Tuesday, January 25, 2011

Ishmael Will Change the Way Your Students Think

I adopted this text for my Environmental Science course four years ago.  Although I use it in a science course, the topics covered include: human culture, anthropology, religion, politics, ecology, biology and history, just to name a few.  The text creates just enough discomfort in the students to force them to take a look at their place in the world and how the choices they make have an impact on everything and everybody.

·        Ishmael by Daniel Quinn provides students the opportunity to question where mankind has come from and what the future holds if we continue upon our current path.
·        The novel questions our societal values from many points of view including anthropology, culture, ecology, economics, environment, ethics, industry, politics, prejudice, science and sociology. 
·        Ishmael’s teaching centers primarily upon the Taker versus the Leaver in society. Students evaluate the choices made by individuals, communities and countries and their ultimate effect on our own survival as a human race.   
·        More than 250 colleges and universities have courses based upon Ishmael or use Ishmael as a significant reading within the curriculum. 
·        Educators who use Ishmael report significant improvement in students approach to problem solving and critical thinking.  
·        The Ishmael Companion workbook is available for teachers for sample discussion points, activities and assignments.
·        The Ishmael community is an online resource for supplemental materials for both teachers and students.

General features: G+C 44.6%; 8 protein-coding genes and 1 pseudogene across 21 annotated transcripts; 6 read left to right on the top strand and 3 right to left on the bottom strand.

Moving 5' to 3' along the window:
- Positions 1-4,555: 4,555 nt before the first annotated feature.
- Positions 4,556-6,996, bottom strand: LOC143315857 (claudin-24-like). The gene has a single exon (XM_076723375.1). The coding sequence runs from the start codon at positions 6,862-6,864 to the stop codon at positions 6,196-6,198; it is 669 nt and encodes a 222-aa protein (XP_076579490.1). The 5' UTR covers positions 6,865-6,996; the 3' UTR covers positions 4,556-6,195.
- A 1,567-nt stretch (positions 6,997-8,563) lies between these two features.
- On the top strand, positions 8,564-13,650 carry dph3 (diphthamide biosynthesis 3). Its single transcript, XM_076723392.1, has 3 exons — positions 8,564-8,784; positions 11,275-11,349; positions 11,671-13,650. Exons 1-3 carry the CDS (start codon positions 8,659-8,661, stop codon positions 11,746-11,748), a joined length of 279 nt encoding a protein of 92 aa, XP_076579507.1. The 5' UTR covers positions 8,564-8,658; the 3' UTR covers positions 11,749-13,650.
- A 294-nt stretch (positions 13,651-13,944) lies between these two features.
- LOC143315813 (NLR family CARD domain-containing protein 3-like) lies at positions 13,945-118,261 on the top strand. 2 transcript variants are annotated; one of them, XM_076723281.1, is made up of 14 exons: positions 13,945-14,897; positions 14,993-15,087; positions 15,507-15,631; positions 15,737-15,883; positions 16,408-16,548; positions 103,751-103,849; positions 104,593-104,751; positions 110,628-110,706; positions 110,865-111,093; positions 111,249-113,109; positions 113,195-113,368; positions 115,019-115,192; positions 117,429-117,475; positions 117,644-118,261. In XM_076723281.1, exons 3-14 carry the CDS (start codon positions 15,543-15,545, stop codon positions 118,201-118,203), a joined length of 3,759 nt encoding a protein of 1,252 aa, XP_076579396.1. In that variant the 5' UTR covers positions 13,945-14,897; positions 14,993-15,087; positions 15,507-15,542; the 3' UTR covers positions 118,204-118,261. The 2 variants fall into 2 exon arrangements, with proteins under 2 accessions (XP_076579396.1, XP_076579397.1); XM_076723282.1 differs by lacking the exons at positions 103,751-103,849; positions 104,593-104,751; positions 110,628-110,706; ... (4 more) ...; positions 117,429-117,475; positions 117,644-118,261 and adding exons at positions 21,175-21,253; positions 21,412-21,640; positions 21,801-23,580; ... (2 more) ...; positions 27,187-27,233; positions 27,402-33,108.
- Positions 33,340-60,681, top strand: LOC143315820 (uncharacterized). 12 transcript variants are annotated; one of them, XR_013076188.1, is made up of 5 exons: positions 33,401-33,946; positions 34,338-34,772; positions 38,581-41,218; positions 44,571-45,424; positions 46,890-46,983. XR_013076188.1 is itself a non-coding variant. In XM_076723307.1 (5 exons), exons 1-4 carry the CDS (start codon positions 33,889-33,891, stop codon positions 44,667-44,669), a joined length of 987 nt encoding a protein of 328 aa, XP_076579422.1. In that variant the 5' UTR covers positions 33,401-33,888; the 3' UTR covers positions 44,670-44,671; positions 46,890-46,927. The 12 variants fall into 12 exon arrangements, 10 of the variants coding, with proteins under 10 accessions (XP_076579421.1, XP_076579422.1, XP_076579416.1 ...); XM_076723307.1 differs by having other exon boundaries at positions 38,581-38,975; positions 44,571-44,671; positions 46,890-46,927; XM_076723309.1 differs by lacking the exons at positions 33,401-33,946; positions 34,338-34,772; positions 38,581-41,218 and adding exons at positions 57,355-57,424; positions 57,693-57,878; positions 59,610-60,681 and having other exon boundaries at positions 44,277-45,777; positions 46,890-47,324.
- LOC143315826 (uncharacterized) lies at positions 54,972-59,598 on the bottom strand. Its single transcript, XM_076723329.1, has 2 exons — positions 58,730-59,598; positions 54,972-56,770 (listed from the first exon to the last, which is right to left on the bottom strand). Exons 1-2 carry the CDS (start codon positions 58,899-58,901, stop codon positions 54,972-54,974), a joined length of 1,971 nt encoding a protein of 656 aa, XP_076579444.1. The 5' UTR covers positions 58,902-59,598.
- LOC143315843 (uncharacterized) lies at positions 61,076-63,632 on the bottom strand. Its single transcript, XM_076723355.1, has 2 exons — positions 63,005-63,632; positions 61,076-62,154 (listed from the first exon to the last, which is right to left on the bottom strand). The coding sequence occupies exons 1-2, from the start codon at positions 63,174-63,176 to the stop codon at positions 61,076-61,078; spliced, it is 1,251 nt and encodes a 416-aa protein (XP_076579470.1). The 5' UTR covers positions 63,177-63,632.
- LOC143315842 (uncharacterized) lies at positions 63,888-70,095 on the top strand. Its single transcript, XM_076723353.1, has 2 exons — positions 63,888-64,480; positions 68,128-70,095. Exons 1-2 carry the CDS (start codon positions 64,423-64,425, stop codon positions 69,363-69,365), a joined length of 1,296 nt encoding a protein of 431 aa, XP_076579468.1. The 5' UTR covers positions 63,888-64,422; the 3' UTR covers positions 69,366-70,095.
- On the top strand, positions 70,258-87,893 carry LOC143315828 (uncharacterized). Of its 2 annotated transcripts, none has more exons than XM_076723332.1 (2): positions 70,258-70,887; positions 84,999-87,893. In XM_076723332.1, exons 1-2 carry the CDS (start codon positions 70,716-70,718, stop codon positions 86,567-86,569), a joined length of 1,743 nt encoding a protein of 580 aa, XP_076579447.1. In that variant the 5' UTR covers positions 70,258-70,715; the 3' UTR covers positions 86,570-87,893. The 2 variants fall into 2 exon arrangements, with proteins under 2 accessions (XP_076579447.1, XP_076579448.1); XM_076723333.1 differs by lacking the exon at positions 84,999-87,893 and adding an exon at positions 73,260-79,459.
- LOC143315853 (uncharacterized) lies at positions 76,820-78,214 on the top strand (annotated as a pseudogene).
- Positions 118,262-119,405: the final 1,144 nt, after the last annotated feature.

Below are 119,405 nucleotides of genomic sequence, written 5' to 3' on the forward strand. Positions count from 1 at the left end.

Ishmael is a half ton silverback gorilla. He is a student of ecology, life, freedom, and the human condition. He is also a teacher. He teaches that which all humans need to learn -- must learn -- if our species, and the rest of life on Earth as we know it, is to survive.

The book opens with a deceptively ordinary personals ad: "Teacher seeks pupil. Must have an earnest desire to save the world." Seeking a direction for his life, a young man answers the ad and is startled to find that the teacher is a lowland gorilla named Ishmael, a creature uniquely placed to vision anew the human story.
Quinn says Ishmael is a story about hope. "I think we have a much finer and more exciting destiny than conquering and ruling the world," he says. "This book shows that we can learn about what that destiny is from the life around us -- and in Ishmael it just happens that life speaks with the voice of a lowland gorilla."

For more on Daniel Quinn and Ishmael visit: http://www.ishmael.com/welcome.cfm

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